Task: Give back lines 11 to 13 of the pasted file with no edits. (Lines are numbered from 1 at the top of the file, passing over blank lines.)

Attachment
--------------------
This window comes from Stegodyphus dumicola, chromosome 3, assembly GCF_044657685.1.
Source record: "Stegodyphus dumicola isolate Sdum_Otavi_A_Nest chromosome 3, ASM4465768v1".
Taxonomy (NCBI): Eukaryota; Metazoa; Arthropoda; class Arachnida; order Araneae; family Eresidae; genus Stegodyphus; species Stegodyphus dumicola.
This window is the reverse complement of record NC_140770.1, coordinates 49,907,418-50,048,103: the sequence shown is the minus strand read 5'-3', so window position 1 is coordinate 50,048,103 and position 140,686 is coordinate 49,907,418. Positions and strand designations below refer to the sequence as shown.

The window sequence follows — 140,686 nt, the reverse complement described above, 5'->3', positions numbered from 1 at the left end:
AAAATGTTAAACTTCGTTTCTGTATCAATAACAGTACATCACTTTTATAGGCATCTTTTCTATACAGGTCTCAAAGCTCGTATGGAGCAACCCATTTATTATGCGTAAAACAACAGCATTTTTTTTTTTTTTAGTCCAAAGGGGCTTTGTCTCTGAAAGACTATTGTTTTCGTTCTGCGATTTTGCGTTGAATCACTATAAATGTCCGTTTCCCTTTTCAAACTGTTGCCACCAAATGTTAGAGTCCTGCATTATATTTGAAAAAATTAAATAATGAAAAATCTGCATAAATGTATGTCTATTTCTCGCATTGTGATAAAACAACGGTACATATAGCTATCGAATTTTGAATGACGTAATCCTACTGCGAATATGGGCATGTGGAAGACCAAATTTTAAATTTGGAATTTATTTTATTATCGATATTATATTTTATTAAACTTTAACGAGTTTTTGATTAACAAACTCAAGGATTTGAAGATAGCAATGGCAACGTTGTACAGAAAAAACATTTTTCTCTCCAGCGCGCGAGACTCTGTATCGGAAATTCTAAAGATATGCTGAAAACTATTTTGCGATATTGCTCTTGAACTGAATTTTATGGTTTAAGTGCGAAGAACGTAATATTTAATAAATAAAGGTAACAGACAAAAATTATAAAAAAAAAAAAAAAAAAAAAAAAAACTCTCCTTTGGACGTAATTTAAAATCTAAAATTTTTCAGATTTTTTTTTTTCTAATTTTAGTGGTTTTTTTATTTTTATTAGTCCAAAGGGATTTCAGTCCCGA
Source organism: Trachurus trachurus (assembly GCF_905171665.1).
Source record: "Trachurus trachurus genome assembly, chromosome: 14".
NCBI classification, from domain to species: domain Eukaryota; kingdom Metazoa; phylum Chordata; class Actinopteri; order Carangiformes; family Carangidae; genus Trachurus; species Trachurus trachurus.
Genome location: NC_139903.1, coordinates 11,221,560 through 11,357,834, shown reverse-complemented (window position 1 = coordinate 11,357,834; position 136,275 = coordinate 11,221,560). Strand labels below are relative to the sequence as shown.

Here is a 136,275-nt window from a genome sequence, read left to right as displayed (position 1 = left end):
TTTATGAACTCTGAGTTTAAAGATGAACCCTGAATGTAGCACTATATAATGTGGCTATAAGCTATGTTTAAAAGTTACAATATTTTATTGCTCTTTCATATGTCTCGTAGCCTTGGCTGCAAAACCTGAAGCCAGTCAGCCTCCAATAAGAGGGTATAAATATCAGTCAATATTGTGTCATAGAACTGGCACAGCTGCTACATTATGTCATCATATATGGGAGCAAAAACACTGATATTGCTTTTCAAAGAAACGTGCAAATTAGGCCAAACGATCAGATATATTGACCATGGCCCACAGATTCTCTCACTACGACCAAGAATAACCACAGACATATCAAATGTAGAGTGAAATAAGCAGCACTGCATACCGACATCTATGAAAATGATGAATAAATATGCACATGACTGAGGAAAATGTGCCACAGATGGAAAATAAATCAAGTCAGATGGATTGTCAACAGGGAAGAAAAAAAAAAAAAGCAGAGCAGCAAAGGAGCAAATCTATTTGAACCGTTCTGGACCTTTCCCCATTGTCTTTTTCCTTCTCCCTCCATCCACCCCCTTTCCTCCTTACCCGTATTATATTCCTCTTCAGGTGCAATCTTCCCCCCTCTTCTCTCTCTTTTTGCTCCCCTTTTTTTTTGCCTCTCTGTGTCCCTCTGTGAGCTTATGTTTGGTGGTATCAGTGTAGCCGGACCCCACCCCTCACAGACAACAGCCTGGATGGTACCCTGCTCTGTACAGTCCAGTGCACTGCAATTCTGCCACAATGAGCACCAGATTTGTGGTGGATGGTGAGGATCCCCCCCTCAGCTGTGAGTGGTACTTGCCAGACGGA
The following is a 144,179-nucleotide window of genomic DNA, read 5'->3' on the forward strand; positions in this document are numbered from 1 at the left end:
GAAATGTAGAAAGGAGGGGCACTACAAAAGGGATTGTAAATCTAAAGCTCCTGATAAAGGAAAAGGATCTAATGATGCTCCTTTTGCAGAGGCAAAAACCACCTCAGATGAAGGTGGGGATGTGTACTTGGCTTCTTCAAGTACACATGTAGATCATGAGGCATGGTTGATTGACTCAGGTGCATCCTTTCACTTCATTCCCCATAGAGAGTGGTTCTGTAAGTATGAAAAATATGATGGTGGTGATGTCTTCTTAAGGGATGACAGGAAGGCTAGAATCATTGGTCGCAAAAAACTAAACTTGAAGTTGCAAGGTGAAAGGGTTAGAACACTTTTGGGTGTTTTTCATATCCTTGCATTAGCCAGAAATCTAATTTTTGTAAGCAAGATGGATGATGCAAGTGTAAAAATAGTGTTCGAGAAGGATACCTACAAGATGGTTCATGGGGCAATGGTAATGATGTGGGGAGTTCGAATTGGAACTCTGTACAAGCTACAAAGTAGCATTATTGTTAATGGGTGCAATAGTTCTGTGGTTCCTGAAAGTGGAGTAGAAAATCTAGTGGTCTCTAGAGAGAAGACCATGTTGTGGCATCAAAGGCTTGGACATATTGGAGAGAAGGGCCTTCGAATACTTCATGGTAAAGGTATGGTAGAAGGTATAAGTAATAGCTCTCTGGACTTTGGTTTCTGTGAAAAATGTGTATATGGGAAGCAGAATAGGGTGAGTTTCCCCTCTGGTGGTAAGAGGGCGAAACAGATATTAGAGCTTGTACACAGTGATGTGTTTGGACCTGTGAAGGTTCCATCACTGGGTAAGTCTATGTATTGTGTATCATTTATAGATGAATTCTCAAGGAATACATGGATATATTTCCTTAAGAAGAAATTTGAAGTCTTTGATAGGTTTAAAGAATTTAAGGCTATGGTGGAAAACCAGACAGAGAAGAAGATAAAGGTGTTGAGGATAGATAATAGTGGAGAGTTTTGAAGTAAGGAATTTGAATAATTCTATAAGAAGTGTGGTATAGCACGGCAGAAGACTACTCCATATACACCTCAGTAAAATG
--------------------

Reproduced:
Here is a 136,275-nt window from a genome sequence, read left to right as displayed (position 1 = left end):
TTTATGAACTCTGAGTTTAAAGATGAACCCTGAATGTAGCACTATATAATGTGGCTATAAGCTATGTTTAAAAGTTACAATATTTTATTGCTCTTTCATATGTCTCGTAGCCTTGGCTGCAAAACCTGAAGCCAGTCAGCCTCCAATAAGAGGGTATAAATATCAGTCAATATTGTGTCATAGAACTGGCACAGCTGCTACATTATGTCATCATATATGGGAGCAAAAACACTGATATTGCTTTTCAAAGAAACGTGCAAATTAGGCCAAACGATCAGATATATTGACCATGGCCCACAGATTCTCTCACTACGACCAAGAATAACCACAGACATATCAAATGTAGAGTGAAATAAGCAGCACTGCATACCGACATCTATGAAAATGATGAATAAATATGCACATGACTGAGGAAAATGTGCCACAGATGGAAAATAAATCAAGTCAGATGGATTGTCAACAGGGAAGAAAAAAAAAAAAAGCAGAGCAGCAAAGGAGCAAATCTATTTGAACCGTTCTGGACCTTTCCCCATTGTCTTTTTCCTTCTCCCTCCATCCACCCCCTTTCCTCCTTACCCGTATTATATTCCTCTTCAGGTGCAATCTTCCCCCCTCTTCTCTCTCTTTTTGCTCCCCTTTTTTTTTGCCTCTCTGTGTCCCTCTGTGAGCTTATGTTTGGTGGTATCAGTGTAGCCGGACCCCACCCCTCACAGACAACAGCCTGGATGGTACCCTGCTCTGTACAGTCCAGTGCACTGCAATTCTGCCACAATGAGCACCAGATTTGTGGTGGATGGTGAGGATCCCCCCCTCAGCTGTGAGTGGTACTTGCCAGACGGA
The following is a 144,179-nucleotide window of genomic DNA, read 5'->3' on the forward strand; positions in this document are numbered from 1 at the left end: